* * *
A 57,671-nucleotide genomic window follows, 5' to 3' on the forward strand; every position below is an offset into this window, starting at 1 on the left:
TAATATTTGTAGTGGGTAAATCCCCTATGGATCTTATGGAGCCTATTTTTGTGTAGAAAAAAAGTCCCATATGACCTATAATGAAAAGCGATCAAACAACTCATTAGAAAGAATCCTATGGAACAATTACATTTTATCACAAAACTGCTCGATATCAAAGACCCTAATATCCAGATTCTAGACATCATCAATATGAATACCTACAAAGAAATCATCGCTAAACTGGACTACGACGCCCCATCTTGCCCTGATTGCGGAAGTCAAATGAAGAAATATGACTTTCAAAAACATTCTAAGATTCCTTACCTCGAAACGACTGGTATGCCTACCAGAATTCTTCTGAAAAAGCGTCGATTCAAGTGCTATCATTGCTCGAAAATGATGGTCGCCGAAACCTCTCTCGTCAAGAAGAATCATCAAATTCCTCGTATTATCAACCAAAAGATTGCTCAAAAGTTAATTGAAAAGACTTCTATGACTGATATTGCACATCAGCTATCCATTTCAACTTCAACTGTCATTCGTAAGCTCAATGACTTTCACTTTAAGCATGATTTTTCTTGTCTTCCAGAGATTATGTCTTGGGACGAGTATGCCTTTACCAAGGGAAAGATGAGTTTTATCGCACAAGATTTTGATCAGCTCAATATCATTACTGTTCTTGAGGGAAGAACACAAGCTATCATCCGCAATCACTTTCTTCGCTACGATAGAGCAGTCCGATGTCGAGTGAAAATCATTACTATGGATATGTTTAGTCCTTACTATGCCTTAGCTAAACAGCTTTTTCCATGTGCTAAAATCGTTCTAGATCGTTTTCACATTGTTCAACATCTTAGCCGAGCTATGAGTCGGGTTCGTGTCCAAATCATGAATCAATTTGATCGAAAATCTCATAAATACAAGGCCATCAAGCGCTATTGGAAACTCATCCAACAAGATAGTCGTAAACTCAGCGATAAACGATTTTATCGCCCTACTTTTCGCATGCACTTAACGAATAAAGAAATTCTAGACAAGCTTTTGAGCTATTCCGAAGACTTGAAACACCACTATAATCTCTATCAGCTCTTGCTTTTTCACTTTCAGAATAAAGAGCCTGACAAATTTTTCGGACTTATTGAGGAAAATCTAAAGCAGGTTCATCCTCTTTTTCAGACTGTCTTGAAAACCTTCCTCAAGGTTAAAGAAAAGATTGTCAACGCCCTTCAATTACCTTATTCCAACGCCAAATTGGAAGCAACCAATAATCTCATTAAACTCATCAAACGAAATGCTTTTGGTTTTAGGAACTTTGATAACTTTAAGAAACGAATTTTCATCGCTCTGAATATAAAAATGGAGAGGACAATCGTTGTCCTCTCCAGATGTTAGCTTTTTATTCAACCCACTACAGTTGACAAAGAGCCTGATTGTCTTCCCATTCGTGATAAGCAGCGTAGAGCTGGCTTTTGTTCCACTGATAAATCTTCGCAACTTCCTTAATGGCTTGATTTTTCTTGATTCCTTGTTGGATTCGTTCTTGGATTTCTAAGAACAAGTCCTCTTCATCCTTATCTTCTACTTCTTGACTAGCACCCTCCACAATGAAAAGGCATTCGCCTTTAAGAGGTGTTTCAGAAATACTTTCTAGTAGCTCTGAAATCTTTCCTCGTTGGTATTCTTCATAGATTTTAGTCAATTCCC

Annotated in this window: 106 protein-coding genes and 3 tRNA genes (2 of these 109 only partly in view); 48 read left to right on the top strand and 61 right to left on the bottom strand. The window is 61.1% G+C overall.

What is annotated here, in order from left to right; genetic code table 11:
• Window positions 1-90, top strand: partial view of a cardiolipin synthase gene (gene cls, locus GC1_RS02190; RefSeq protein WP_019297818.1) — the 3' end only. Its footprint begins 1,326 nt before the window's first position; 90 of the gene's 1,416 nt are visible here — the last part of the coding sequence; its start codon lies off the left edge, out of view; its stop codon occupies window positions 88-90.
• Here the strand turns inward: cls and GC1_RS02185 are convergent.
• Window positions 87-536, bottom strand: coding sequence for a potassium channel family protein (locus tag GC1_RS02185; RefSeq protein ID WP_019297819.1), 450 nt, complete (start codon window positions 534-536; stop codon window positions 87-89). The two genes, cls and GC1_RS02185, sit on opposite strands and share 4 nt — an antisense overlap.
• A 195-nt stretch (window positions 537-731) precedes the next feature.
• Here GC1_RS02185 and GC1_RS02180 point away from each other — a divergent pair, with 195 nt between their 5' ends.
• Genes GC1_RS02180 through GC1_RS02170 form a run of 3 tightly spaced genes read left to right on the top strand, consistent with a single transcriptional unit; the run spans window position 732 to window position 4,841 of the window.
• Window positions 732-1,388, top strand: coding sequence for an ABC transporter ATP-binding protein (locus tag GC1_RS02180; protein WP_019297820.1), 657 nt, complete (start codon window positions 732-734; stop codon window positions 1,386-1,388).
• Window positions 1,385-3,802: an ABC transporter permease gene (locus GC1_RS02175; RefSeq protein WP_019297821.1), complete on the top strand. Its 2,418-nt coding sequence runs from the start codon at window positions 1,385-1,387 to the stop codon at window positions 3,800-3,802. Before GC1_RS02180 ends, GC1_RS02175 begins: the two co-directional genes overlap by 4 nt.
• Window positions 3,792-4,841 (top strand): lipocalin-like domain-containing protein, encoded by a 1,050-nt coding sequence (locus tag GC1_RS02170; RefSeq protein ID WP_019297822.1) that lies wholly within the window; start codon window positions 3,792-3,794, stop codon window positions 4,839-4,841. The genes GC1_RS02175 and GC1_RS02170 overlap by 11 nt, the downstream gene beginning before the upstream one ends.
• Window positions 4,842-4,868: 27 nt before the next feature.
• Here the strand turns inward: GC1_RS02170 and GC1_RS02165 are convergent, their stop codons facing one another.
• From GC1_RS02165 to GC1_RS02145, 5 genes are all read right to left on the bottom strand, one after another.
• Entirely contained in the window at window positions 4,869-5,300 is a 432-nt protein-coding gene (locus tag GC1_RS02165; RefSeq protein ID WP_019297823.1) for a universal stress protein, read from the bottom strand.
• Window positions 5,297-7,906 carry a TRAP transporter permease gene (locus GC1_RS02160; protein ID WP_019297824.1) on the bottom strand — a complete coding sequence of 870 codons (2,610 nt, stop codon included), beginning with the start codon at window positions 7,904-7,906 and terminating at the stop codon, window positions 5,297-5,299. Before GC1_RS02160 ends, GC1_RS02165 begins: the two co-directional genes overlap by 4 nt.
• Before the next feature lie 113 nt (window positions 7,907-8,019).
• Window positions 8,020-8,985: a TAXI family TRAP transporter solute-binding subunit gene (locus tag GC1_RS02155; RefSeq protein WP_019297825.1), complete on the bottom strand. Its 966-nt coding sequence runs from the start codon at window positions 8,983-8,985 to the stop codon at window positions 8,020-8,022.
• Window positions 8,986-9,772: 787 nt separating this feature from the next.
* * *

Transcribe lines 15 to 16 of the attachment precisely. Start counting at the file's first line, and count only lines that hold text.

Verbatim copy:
• Here the strand turns inward: GC1_RS02170 and GC1_RS02165 are convergent, their stop codons facing one another.
• From GC1_RS02165 to GC1_RS02145, 5 genes are all read right to left on the bottom strand, one after another.